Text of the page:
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Kash Pashootan, Senior Vice President and Portfolio Manager at First Avenue Advisory, Raymond James breaks down CIBC's latest quarter. (BNN Video)

Kash Pashootan, Senior Vice President and Portfolio Manager at First Avenue Advisory, Raymond James breaks down CIBC's latest quarter.

(BNN Video)

At midday: Financials push TSX lower Add to ...

The Toronto stock market was lower Thursday amid a poorly received earnings report from CIBC, while data showed the U.S. economy performing worse than expected earlier this year.

The S&P/TSX composite index lost 45.39 points to 14,565.57.

CIBC said that poor results in its Caribbean operations were responsible for net income dropping to $306-million from $862-million a year ago. CIBC’s adjusted net income came in at $2.17 per share, beating analysts’ expectations of $2.07 per share. CIBC also raised its quarterly dividend by two cents to $1 per common share. However, its shares dropped $1.80 to $97.24.

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Financials led TSX decliners with all of the major banks, save Scotiabank, giving back some of the gains racked up over the last week as most of the banks delivered strong results.

“You’ve seen banks outperform as a group, about three per cent over the last week or so, not surprising we’re having a bit of a profit-taking on them,” said Stephen Lingard, Managing Director of Franklin Templeton Solutions.

“There is a slowing momentum in mortgage products and they’re having to be pretty competitive with each other. But they have had other segments that have offset this, notably wealth (management) and business loans so all in all a good quarter.”

The Canadian dollar was up 0.18 of a cent to 92.13 cents (U.S.).

U.S. indexes were higher as the first revision to first-quarter gross domestic product showed that GDP actually shrank at an annualized rate of one per cent during the period, largely because of severe winter weather. That was much higher than the 0.5 per cent drop that economists had expected, but they anticipate the weakness to be short-lived.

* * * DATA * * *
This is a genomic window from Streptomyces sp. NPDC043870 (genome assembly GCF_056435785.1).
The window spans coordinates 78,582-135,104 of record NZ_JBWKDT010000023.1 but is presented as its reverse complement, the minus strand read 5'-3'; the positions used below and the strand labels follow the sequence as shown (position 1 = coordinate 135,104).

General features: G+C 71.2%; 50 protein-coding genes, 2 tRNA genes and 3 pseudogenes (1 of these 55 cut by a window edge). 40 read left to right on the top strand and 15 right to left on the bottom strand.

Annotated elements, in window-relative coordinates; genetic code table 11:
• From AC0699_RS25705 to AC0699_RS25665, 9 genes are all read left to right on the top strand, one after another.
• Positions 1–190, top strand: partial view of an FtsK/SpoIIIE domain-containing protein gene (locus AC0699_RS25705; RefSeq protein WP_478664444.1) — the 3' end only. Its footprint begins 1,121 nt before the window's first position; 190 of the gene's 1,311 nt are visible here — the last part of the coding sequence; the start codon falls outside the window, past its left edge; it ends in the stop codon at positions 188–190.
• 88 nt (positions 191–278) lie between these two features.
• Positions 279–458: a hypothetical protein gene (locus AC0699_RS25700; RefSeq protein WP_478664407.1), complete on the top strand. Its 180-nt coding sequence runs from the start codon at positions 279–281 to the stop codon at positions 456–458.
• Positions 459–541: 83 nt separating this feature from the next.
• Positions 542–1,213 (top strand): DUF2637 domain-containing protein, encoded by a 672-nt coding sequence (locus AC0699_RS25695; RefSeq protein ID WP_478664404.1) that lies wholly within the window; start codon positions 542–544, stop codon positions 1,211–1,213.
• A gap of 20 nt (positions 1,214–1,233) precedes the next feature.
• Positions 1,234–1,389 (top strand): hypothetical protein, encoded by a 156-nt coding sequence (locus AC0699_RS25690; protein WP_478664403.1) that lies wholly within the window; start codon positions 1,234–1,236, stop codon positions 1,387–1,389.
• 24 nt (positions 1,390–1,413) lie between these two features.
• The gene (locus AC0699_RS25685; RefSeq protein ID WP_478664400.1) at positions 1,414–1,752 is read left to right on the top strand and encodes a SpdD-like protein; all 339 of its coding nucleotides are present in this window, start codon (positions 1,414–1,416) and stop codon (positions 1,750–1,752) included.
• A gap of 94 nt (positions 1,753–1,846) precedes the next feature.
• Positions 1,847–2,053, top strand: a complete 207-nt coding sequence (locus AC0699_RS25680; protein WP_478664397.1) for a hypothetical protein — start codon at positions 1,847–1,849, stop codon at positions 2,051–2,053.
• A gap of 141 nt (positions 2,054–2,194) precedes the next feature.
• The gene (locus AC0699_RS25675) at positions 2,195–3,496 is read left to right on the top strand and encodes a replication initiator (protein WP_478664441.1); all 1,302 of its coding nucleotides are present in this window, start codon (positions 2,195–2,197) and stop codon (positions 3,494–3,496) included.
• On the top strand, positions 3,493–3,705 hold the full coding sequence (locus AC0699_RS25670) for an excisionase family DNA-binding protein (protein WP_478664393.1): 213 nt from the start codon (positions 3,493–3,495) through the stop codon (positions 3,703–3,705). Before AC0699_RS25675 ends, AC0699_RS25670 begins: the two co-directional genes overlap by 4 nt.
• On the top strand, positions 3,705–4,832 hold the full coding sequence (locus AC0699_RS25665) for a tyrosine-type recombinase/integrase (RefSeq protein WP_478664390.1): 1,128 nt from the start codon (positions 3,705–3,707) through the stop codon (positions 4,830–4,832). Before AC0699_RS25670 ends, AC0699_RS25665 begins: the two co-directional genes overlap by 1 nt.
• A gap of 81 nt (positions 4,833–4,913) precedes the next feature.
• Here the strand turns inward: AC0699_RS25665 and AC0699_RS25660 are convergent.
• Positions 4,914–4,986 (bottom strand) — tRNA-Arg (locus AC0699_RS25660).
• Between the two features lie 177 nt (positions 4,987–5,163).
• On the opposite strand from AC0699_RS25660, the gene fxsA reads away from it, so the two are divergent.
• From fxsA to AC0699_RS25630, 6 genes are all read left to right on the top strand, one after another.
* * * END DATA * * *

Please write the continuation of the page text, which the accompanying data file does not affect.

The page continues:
The Dow Jones industrials rose 8.3 points to 16,641.48, the Nasdaq climbed 11.08 points to 4,236.15 and the S&P 500 index rose 3.09 points to 1,912.87.

In other corporate developments, Bank of Nova Scotia is selling more than two-thirds of its interest in CI Financial Inc. in a deal worth at least $2.27-billion, making it one of the largest public offerings in Canada. Scotiabank will sell 72 million common shares of CI at $31.50 per share, reducing its current 37 per cent interest to about 11.4 per cent. CI shares climbed 16 cents to $33.81 and Scotiabank added 24 cents to $69.06.

The debut of shares in Encana Corp. subsidiary PrairieSky was a huge success Thursday. The energy giant earlier in the morning announced the completion of the initial public offering of 52 million common shares of PrairieSky at an offering price of $28 and by mid-morning, the shares were trading at $36.20 on the TSX. Encana is spinning off some of its Alberta land holdings through PrairieSky.

Former prime minister Brian Mulroney is expected to be elected as board chairman of media giant Quebecor Inc. next month. Pierre Karl Péladeau stepped down as board vice-chairman of Quebecor in March and chairman of subsidiary Quebor Media when he announced plans to run for the Parti Quebecois in the April election. The move could signal an attempt by Quebecor to put some distance between itself and Péladeau. Quebecor shares slipped 37 cents to $26.38.

Elsewhere on the TSX, the energy sector was down 0.3 per cent while July crude gained 52 cents to $103.24 (U.S.) a barrel.

The gold sector was the leading advancer, up 1.15 per cent as June bullion lost $1.70 to $1,258 an ounce.

The base metals sector was up 0.16 per cent, while July copper slipped three cents to $3.14 a pound.

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